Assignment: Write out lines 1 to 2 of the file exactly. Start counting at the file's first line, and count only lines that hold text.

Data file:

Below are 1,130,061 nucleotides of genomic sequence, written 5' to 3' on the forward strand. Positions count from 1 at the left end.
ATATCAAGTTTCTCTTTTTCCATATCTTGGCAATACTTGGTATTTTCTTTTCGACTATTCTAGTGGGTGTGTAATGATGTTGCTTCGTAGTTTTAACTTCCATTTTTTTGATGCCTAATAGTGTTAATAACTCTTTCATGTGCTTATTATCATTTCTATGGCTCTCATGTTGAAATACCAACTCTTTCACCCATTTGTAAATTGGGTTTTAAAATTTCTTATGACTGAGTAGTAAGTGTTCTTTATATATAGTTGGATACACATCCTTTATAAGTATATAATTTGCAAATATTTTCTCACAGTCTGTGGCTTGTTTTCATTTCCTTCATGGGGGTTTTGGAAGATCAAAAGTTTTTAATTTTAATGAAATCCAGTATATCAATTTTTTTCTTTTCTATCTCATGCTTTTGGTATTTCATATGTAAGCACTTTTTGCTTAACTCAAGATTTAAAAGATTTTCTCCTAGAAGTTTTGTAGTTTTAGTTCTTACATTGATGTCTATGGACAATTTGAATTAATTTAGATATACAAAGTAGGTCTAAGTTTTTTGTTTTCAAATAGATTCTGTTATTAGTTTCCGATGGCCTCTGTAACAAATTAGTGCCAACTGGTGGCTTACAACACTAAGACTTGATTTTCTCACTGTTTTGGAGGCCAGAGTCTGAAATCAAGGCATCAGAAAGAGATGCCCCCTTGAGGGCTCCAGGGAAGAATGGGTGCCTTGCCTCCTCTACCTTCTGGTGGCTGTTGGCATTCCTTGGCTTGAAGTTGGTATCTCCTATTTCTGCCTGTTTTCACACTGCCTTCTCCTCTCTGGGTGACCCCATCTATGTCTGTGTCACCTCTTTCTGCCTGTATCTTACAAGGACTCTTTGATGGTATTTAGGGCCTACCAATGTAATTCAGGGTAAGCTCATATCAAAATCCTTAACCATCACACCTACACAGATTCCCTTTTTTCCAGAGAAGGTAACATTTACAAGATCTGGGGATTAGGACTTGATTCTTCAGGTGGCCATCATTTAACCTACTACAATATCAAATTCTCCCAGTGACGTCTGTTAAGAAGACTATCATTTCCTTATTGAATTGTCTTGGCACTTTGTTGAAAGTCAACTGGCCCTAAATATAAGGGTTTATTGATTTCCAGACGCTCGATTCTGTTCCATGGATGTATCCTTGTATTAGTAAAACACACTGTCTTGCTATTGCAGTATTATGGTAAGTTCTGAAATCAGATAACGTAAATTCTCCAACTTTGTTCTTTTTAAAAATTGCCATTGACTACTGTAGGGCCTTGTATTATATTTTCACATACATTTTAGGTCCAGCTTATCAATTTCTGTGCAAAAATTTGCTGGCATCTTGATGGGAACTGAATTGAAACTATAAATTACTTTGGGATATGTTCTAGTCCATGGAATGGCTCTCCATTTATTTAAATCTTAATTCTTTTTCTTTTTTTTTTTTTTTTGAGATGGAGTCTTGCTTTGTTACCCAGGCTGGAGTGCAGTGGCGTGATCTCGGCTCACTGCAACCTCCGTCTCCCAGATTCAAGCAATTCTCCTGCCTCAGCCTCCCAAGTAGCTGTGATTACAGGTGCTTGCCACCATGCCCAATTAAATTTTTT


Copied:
Below are 1,130,061 nucleotides of genomic sequence, written 5' to 3' on the forward strand. Positions count from 1 at the left end.
ATATCAAGTTTCTCTTTTTCCATATCTTGGCAATACTTGGTATTTTCTTTTCGACTATTCTAGTGGGTGTGTAATGATGTTGCTTCGTAGTTTTAACTTCCATTTTTTTGATGCCTAATAGTGTTAATAACTCTTTCATGTGCTTATTATCATTTCTATGGCTCTCATGTTGAAATACCAACTCTTTCACCCATTTGTAAATTGGGTTTTAAAATTTCTTATGACTGAGTAGTAAGTGTTCTTTATATATAGTTGGATACACATCCTTTATAAGTATATAATTTGCAAATATTTTCTCACAGTCTGTGGCTTGTTTTCATTTCCTTCATGGGGGTTTTGGAAGATCAAAAGTTTTTAATTTTAATGAAATCCAGTATATCAATTTTTTTCTTTTCTATCTCATGCTTTTGGTATTTCATATGTAAGCACTTTTTGCTTAACTCAAGATTTAAAAGATTTTCTCCTAGAAGTTTTGTAGTTTTAGTTCTTACATTGATGTCTATGGACAATTTGAATTAATTTAGATATACAAAGTAGGTCTAAGTTTTTTGTTTTCAAATAGATTCTGTTATTAGTTTCCGATGGCCTCTGTAACAAATTAGTGCCAACTGGTGGCTTACAACACTAAGACTTGATTTTCTCACTGTTTTGGAGGCCAGAGTCTGAAATCAAGGCATCAGAAAGAGATGCCCCCTTGAGGGCTCCAGGGAAGAATGGGTGCCTTGCCTCCTCTACCTTCTGGTGGCTGTTGGCATTCCTTGGCTTGAAGTTGGTATCTCCTATTTCTGCCTGTTTTCACACTGCCTTCTCCTCTCTGGGTGACCCCATCTATGTCTGTGTCACCTCTTTCTGCCTGTATCTTACAAGGACTCTTTGATGGTATTTAGGGCCTACCAATGTAATTCAGGGTAAGCTCATATCAAAATCCTTAACCATCACACCTACACAGATTCCCTTTTTTCCAGAGAAGGTAACATTTACAAGATCTGGGGATTAGGACTTGATTCTTCAGGTGGCCATCATTTAACCTACTACAATATCAAATTCTCCCAGTGACGTCTGTTAAGAAGACTATCATTTCCTTATTGAATTGTCTTGGCACTTTGTTGAAAGTCAACTGGCCCTAAATATAAGGGTTTATTGATTTCCAGACGCTCGATTCTGTTCCATGGATGTATCCTTGTATTAGTAAAACACACTGTCTTGCTATTGCAGTATTATGGTAAGTTCTGAAATCAGATAACGTAAATTCTCCAACTTTGTTCTTTTTAAAAATTGCCATTGACTACTGTAGGGCCTTGTATTATATTTTCACATACATTTTAGGTCCAGCTTATCAATTTCTGTGCAAAAATTTGCTGGCATCTTGATGGGAACTGAATTGAAACTATAAATTACTTTGGGATATGTTCTAGTCCATGGAATGGCTCTCCATTTATTTAAATCTTAATTCTTTTTCTTTTTTTTTTTTTTTTGAGATGGAGTCTTGCTTTGTTACCCAGGCTGGAGTGCAGTGGCGTGATCTCGGCTCACTGCAACCTCCGTCTCCCAGATTCAAGCAATTCTCCTGCCTCAGCCTCCCAAGTAGCTGTGATTACAGGTGCTTGCCACCATGCCCAATTAAATTTTTT